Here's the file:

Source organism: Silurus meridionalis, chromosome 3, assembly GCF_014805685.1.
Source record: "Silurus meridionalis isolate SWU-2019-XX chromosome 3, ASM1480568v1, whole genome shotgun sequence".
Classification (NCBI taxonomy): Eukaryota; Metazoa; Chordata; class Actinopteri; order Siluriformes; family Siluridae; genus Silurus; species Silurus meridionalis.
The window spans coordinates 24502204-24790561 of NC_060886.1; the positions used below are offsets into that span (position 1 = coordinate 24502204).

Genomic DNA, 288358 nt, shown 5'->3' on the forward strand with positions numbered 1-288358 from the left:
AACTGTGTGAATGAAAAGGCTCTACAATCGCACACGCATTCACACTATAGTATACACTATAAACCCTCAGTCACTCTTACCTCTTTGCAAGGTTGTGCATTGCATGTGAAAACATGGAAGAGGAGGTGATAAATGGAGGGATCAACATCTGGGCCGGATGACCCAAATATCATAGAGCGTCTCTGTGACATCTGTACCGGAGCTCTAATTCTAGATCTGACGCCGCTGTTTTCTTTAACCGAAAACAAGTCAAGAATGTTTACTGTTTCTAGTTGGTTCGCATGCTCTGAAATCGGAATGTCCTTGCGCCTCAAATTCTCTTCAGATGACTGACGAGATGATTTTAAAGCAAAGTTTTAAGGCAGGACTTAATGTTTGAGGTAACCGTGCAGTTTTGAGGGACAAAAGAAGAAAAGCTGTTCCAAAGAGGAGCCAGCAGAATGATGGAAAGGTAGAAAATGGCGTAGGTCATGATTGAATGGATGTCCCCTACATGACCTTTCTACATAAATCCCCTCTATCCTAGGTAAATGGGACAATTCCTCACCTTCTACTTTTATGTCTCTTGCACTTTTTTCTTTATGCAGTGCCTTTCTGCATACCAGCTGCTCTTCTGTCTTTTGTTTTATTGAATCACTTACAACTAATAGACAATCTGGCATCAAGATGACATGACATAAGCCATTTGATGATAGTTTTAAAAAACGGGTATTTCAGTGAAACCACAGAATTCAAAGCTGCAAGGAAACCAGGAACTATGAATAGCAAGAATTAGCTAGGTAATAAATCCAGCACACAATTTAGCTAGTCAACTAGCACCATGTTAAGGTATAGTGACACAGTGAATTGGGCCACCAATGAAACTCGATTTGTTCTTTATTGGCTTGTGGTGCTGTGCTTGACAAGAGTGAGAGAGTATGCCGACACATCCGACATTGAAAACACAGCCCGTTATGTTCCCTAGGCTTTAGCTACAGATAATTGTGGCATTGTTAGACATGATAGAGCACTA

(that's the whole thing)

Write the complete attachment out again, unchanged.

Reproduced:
Source organism: Silurus meridionalis, chromosome 3, assembly GCF_014805685.1.
Source record: "Silurus meridionalis isolate SWU-2019-XX chromosome 3, ASM1480568v1, whole genome shotgun sequence".
Classification (NCBI taxonomy): Eukaryota; Metazoa; Chordata; class Actinopteri; order Siluriformes; family Siluridae; genus Silurus; species Silurus meridionalis.
The window spans coordinates 24502204-24790561 of NC_060886.1; the positions used below are offsets into that span (position 1 = coordinate 24502204).

Genomic DNA, 288358 nt, shown 5'->3' on the forward strand with positions numbered 1-288358 from the left:
AACTGTGTGAATGAAAAGGCTCTACAATCGCACACGCATTCACACTATAGTATACACTATAAACCCTCAGTCACTCTTACCTCTTTGCAAGGTTGTGCATTGCATGTGAAAACATGGAAGAGGAGGTGATAAATGGAGGGATCAACATCTGGGCCGGATGACCCAAATATCATAGAGCGTCTCTGTGACATCTGTACCGGAGCTCTAATTCTAGATCTGACGCCGCTGTTTTCTTTAACCGAAAACAAGTCAAGAATGTTTACTGTTTCTAGTTGGTTCGCATGCTCTGAAATCGGAATGTCCTTGCGCCTCAAATTCTCTTCAGATGACTGACGAGATGATTTTAAAGCAAAGTTTTAAGGCAGGACTTAATGTTTGAGGTAACCGTGCAGTTTTGAGGGACAAAAGAAGAAAAGCTGTTCCAAAGAGGAGCCAGCAGAATGATGGAAAGGTAGAAAATGGCGTAGGTCATGATTGAATGGATGTCCCCTACATGACCTTTCTACATAAATCCCCTCTATCCTAGGTAAATGGGACAATTCCTCACCTTCTACTTTTATGTCTCTTGCACTTTTTTCTTTATGCAGTGCCTTTCTGCATACCAGCTGCTCTTCTGTCTTTTGTTTTATTGAATCACTTACAACTAATAGACAATCTGGCATCAAGATGACATGACATAAGCCATTTGATGATAGTTTTAAAAAACGGGTATTTCAGTGAAACCACAGAATTCAAAGCTGCAAGGAAACCAGGAACTATGAATAGCAAGAATTAGCTAGGTAATAAATCCAGCACACAATTTAGCTAGTCAACTAGCACCATGTTAAGGTATAGTGACACAGTGAATTGGGCCACCAATGAAACTCGATTTGTTCTTTATTGGCTTGTGGTGCTGTGCTTGACAAGAGTGAGAGAGTATGCCGACACATCCGACATTGAAAACACAGCCCGTTATGTTCCCTAGGCTTTAGCTACAGATAATTGTGGCATTGTTAGACATGATAGAGCACTA